Here’s a simple example: imagine you are purchasing a bag of flour. The one- pound bag of flour is priced at $1.00. The three-pound bag of flour is priced at $1.92. Reason says that it’s better to spend 92 cents more for the three-pound bag of flour. The problem is, unless you actually use more than one-and-a-half pounds of flour, the purchase isn’t a value, it’s a loss.

How does this relate to IT projects? When you are making your technology selections for your company, it is imperative that you know what technology will produce the desired results. The largest piece of technology is not always the best. Some consultants will advise you to buy the biggest chunk of technology you can afford because it will be outdated in six months anyway. Wrong!

Always buy the right technology that will help your company achieve the desired results of the project. And as for the consultants with the “spend big” mentality, question their credibility along with their advice. Take note that it’s not their budget, their career, or their project.

A contributing factor in all projects is the expected level of quality. Quality is the ability and the completeness of the project deliverables to meet the requirements the stakeholders have defined for your project. Within the confines of quality, you’ll find grade. Grade is the ranking of service or materials. For example, you can purchase different grades of cables, monitors, computer equipment, and so on. You can also subscribe to different levels of software support: bronze, silver, and gold.

Within a project you must evaluate the expected level of quality and then the correct grade of the materials and services needed to satisfy the requirements. Low quality is always a problem, low grade may not be. In addition, you must consider what happens if you overshoot the expected level of quality? While it’s better to err on the side of caution, it can also be wasteful to deliver a level quality that far exceeds what the customer was expecting. When you deliver far and above the expected level of quality, cost is likely to increase, and this is called gold plating. Not something to aim for.

Another budgeting concern you must consider during the research phase of your project is time—one of the largest and often overlooked expenses of project management. For example, if you have five members on your team and a project that will take 3 months to implement the technology, that’s 15 months of combined time. Figure 2-5 shows how an increase in time must be tempered by specific goals and a deadline, otherwise costs run awry.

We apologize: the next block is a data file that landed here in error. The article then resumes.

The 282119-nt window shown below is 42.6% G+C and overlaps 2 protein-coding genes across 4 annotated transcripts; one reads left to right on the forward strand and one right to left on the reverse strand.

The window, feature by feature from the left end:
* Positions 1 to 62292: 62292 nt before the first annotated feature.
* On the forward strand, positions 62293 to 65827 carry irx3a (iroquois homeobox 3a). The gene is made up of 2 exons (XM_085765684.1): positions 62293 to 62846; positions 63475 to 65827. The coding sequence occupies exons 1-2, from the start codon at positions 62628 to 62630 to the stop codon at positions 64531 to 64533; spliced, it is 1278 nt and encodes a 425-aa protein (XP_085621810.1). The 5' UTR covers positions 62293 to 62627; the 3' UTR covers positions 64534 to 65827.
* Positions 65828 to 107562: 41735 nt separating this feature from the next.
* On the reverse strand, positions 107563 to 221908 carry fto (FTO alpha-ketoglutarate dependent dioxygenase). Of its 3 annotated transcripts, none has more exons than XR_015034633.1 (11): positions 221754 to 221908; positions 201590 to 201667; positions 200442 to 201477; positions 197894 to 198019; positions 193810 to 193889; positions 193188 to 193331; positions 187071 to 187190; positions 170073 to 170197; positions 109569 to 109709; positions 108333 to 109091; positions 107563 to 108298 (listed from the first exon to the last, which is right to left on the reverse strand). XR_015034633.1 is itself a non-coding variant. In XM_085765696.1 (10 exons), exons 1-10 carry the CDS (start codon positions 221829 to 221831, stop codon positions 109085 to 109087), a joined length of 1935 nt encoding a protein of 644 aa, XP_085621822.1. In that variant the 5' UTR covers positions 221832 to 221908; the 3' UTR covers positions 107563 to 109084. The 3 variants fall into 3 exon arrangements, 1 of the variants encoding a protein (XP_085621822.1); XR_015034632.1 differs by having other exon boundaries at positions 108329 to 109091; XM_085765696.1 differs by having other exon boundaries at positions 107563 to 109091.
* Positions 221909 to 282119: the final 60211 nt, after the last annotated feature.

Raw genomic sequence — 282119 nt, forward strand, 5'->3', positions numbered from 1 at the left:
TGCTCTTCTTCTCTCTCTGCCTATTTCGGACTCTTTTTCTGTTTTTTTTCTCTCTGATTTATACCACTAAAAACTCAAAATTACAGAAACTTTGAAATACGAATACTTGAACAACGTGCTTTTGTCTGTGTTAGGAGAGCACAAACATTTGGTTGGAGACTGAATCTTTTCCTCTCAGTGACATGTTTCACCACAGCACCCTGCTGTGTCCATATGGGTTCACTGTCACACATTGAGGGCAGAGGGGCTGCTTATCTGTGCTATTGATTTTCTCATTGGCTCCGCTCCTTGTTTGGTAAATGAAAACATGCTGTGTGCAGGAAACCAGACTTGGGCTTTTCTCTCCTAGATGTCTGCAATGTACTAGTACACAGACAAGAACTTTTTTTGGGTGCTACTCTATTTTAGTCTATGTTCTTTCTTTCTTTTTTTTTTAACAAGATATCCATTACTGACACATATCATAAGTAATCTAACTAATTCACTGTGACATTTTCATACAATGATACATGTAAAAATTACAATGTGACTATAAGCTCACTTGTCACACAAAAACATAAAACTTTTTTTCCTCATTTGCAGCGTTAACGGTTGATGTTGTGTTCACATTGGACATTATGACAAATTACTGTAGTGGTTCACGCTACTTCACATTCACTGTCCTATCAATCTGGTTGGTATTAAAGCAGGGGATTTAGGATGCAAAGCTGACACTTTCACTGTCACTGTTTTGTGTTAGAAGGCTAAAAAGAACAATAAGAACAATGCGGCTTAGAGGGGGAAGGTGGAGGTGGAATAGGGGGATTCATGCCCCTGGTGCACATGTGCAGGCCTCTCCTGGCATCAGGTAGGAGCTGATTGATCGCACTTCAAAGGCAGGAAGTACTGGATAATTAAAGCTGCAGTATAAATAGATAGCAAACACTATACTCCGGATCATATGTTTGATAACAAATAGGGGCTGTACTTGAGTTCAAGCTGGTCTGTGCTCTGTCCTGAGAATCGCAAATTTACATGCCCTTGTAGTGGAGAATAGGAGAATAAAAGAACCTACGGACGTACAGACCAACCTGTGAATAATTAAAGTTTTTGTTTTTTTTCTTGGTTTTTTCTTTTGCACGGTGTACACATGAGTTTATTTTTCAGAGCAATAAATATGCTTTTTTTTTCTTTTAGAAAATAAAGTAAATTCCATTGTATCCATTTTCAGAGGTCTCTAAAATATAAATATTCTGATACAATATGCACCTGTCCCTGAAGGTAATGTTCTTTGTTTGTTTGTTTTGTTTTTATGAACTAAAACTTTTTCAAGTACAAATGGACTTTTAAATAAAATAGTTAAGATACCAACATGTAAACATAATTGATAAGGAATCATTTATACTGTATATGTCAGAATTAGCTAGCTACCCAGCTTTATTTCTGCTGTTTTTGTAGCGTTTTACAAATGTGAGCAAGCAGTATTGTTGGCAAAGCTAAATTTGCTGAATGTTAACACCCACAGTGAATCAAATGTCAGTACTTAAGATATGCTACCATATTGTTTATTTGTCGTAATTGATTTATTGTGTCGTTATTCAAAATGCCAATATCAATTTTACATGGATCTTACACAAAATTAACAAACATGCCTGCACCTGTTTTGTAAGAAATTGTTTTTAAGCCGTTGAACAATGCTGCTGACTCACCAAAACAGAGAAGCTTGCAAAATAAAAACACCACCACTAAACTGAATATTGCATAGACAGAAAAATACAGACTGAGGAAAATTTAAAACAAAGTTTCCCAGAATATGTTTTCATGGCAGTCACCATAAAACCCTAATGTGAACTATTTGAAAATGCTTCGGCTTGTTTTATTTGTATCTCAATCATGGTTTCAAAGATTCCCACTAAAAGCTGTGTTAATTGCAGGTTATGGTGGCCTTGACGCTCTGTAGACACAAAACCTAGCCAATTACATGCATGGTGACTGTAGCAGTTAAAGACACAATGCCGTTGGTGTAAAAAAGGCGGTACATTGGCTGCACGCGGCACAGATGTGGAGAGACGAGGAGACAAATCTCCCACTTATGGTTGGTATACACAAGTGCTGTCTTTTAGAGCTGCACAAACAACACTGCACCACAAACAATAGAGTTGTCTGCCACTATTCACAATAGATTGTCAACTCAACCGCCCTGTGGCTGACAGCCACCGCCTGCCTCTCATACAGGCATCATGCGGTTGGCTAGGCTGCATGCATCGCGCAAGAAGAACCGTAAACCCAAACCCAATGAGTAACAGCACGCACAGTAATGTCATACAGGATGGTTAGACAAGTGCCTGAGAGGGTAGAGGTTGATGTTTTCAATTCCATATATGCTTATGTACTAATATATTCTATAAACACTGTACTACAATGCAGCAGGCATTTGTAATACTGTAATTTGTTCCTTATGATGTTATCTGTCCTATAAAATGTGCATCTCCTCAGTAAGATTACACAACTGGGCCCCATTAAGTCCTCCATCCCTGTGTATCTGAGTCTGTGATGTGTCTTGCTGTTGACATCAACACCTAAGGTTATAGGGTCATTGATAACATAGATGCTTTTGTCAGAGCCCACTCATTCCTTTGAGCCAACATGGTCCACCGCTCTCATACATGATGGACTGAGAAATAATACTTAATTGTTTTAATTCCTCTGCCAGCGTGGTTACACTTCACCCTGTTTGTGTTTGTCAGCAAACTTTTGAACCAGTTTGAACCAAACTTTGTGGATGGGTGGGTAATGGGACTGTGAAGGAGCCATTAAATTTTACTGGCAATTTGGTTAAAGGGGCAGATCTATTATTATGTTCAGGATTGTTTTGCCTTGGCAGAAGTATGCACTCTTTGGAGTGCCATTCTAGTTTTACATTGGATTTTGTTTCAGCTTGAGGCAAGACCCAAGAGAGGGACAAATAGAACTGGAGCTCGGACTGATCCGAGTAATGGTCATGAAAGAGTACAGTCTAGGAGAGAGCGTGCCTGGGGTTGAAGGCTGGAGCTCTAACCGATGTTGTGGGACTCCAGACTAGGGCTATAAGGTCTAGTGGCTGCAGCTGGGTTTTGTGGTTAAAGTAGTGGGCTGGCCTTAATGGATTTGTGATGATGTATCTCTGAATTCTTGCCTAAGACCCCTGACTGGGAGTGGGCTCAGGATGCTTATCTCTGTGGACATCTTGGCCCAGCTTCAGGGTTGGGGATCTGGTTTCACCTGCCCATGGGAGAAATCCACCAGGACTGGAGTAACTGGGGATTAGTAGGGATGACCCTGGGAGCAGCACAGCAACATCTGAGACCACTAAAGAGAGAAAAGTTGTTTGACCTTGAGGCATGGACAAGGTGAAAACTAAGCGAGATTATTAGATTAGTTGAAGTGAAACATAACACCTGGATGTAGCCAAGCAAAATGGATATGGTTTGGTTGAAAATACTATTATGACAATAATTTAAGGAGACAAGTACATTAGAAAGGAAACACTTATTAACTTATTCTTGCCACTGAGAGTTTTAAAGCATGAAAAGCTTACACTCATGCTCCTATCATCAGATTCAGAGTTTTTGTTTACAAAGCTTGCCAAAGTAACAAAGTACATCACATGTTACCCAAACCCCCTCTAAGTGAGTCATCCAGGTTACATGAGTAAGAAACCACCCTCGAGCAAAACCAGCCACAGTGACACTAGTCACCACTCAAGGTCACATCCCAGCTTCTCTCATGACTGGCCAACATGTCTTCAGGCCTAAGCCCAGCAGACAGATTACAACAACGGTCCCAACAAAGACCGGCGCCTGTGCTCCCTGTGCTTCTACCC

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Figure 2-5: More time equals more expense.

So? If the project team is on the project full time, that’s 15 months of time away from regular duties, 15 months of salary, and 15 months of time that can never be recovered. When implementing the technology, consider the time commitment required from each team member and yourself. While not all organizations assign team members to a project on a full-time basis, you still must account for the sumof the project team’s time and its value to the project.

Should you decide to implement the plan through a third party, such as a value- added reseller (VAR) or the original vendor of the product, consider their costs combined with the time they’ll need to complete the job.

There are usually two different ways VARs will bill for technology implementations, and either can be costly if you don’t stipulate all of the conditions:

  • Time and material Most technology integrators like to bill time and materials because there may be some additional problem discovered in the midst of the project that can result in the vendor working extra hours toward a solution. The trouble with time and material billing is that some deceptive vendors take advantage of the situation and stretch the hours to increase the invoice. If you choose this billing method, you’ll want a not-to-exceed (NTE) clause in your contract. You will also spend more time managing the contract to ensure you are getting the appropriate value for the time you are paying for.

  • Set fees Some vendors know exactly what it will take to complete their technology installation and will offer a set fee. The trouble with set fees is that your company may feel cheated when the installation takes very little time and is completed long before you thought it would be. Understand that most installers probably have developed a script or routine that automates much of the installation process. They can do the job in less time and with less frustration than you could on your own.

With either method, consider the vendors’ costs and calculate the ROI. Finally, make the companies completing the implementation guarantee their work in the contract you negotiate.